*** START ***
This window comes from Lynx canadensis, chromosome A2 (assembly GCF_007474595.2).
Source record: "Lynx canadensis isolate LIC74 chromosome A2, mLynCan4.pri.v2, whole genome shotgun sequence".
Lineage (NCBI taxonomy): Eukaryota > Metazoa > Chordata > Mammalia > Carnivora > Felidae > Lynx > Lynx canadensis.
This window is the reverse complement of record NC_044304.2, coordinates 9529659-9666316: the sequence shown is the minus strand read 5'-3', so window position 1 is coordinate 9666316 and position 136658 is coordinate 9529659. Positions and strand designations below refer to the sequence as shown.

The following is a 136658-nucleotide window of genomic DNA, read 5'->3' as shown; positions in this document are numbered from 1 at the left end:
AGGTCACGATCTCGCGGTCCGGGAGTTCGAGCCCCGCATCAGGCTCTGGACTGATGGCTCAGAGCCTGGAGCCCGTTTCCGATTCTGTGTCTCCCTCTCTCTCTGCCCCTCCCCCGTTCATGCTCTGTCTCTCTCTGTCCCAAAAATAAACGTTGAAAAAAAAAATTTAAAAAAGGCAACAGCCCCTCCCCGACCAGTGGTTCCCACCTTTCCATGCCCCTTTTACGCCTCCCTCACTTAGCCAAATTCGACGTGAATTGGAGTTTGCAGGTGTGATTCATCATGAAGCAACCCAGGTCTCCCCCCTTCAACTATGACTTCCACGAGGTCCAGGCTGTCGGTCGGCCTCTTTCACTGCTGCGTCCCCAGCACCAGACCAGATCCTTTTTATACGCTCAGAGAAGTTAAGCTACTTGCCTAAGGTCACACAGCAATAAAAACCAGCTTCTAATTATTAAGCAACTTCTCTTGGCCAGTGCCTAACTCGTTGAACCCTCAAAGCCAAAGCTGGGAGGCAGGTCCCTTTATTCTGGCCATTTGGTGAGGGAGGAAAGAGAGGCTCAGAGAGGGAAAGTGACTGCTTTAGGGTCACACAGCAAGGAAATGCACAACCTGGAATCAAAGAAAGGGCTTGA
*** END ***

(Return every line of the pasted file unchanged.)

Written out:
This window comes from Lynx canadensis, chromosome A2 (assembly GCF_007474595.2).
Source record: "Lynx canadensis isolate LIC74 chromosome A2, mLynCan4.pri.v2, whole genome shotgun sequence".
Lineage (NCBI taxonomy): Eukaryota > Metazoa > Chordata > Mammalia > Carnivora > Felidae > Lynx > Lynx canadensis.
This window is the reverse complement of record NC_044304.2, coordinates 9529659-9666316: the sequence shown is the minus strand read 5'-3', so window position 1 is coordinate 9666316 and position 136658 is coordinate 9529659. Positions and strand designations below refer to the sequence as shown.

The following is a 136658-nucleotide window of genomic DNA, read 5'->3' as shown; positions in this document are numbered from 1 at the left end:
AGGTCACGATCTCGCGGTCCGGGAGTTCGAGCCCCGCATCAGGCTCTGGACTGATGGCTCAGAGCCTGGAGCCCGTTTCCGATTCTGTGTCTCCCTCTCTCTCTGCCCCTCCCCCGTTCATGCTCTGTCTCTCTCTGTCCCAAAAATAAACGTTGAAAAAAAAAATTTAAAAAAGGCAACAGCCCCTCCCCGACCAGTGGTTCCCACCTTTCCATGCCCCTTTTACGCCTCCCTCACTTAGCCAAATTCGACGTGAATTGGAGTTTGCAGGTGTGATTCATCATGAAGCAACCCAGGTCTCCCCCCTTCAACTATGACTTCCACGAGGTCCAGGCTGTCGGTCGGCCTCTTTCACTGCTGCGTCCCCAGCACCAGACCAGATCCTTTTTATACGCTCAGAGAAGTTAAGCTACTTGCCTAAGGTCACACAGCAATAAAAACCAGCTTCTAATTATTAAGCAACTTCTCTTGGCCAGTGCCTAACTCGTTGAACCCTCAAAGCCAAAGCTGGGAGGCAGGTCCCTTTATTCTGGCCATTTGGTGAGGGAGGAAAGAGAGGCTCAGAGAGGGAAAGTGACTGCTTTAGGGTCACACAGCAAGGAAATGCACAACCTGGAATCAAAGAAAGGGCTTGA